The Clintons of 2016 Will Not Be The Clintons of 1992

 

In 1992, Bill Clinton ran as a “new kind of Democrat,” one who would “end welfare as we know it” and craft a society that would reward those who “work hard and play by the rules.” Clinton knew that he could not win as a traditional liberal, so he crafted the now-famous “Third Way” approach, and campaigned and governed under a Third Way banner.

Of course, the Third Way was reinforced by the disastrous (from the Democrats’ perspective) 1994 Midterm Elections. Clinton accepted a Republican welfare reform bill (after two vetoes), balanced the budget (after much Republican prodding) and expanded free trade. At the same time, he proposed a bevy of micro-reforms that won bipartisan approval, in part because they were cleverly crafted so that Republicans could not vote against them. Through a combination of circumstance, accident, and design, Clinton became the Third Way president he had promised.

One might, therefore, expect him and his wife to revive the Third Way once the latter finally announces her candidacy for president. But based on Ira Stoll’s reporting of the Clintons’ recent appearance at the Harkin Steak Fry in Iowa, we shouldn’t count on the Third Way making a comeback:

One of Bill Clinton’s great achievements as president was to win passage of the North American Free Trade Agreement, a tariff reduction treaty that Clinton’s Treasury Secretary Lawrence Summers has described, together with other tariff reductions through GATT/WTO, as “the largest tax cut in the history of the world.” Yet at the Iowa Steak Fry, Clinton danced away from that accomplishment, emphasizing what he called “fair trade and not just free trade.”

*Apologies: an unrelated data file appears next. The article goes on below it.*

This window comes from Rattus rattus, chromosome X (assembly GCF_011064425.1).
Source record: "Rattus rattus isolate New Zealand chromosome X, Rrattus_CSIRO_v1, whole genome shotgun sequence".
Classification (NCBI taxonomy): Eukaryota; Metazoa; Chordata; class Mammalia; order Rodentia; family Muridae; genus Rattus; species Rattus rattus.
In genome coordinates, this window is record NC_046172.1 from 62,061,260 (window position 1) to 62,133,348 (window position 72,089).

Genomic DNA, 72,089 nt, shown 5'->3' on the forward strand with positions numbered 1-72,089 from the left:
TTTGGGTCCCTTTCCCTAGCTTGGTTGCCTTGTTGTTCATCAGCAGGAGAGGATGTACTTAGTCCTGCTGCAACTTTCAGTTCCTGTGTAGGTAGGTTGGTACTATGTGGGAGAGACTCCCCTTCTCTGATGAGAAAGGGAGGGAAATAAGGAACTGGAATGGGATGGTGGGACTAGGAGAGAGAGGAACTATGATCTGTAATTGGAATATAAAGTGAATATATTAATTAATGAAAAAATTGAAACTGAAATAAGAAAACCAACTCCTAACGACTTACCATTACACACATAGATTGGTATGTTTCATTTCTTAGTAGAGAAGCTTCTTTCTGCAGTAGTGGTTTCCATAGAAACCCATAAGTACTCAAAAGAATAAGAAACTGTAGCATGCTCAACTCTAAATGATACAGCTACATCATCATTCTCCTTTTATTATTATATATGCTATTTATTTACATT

[. . .]

Clinton’s great domestic policy achievement other than free trade, welfare reform, was not mentioned by him at the Iowa Steak Fry or in the DSCC letter.

To be sure, Stoll writes that “Bill Clinton will surely find a way, once the midterm elections and the Democratic primary is over, to tone down the partisan Leftism and reach out to more centrist and independent voters.” But for now, Team Clinton is veering heavily Left, which may make veering back to the middle difficult if and when Hillary Clinton locks up the Democratic presidential nomination. Recall that the Clintons were Third Way adherents during the 1992 primary season — not just during the general election — when they had to appeal to moderates, independents, and disaffected Republicans. In contrast, Team Clinton will allow no such language during the 2016 primaries and caucuses, and possibly through the general election.

So, for any who think that voting for Hillary Clinton will be a great way to bring back the 1990s and the Third Way, think again. The Clintons aren’t interested in creating some kind of permanent philosophical shift in the Democratic party, but in winning.  If that means repudiating Bill’s political and governmental legacy, well, he’ll be the first person to advocate doing so. That’s how devoted he and the rest of the Clinton machine are to ideas and principles.

Image Credit: stocklight / Shutterstock.com

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  1. Paul A. Rahe Contributor
    Paul A. Rahe
    @PaulARahe

    All too true.

    • #1
  2. SallyVee Inactive
    SallyVee
    @GirlWithAPearl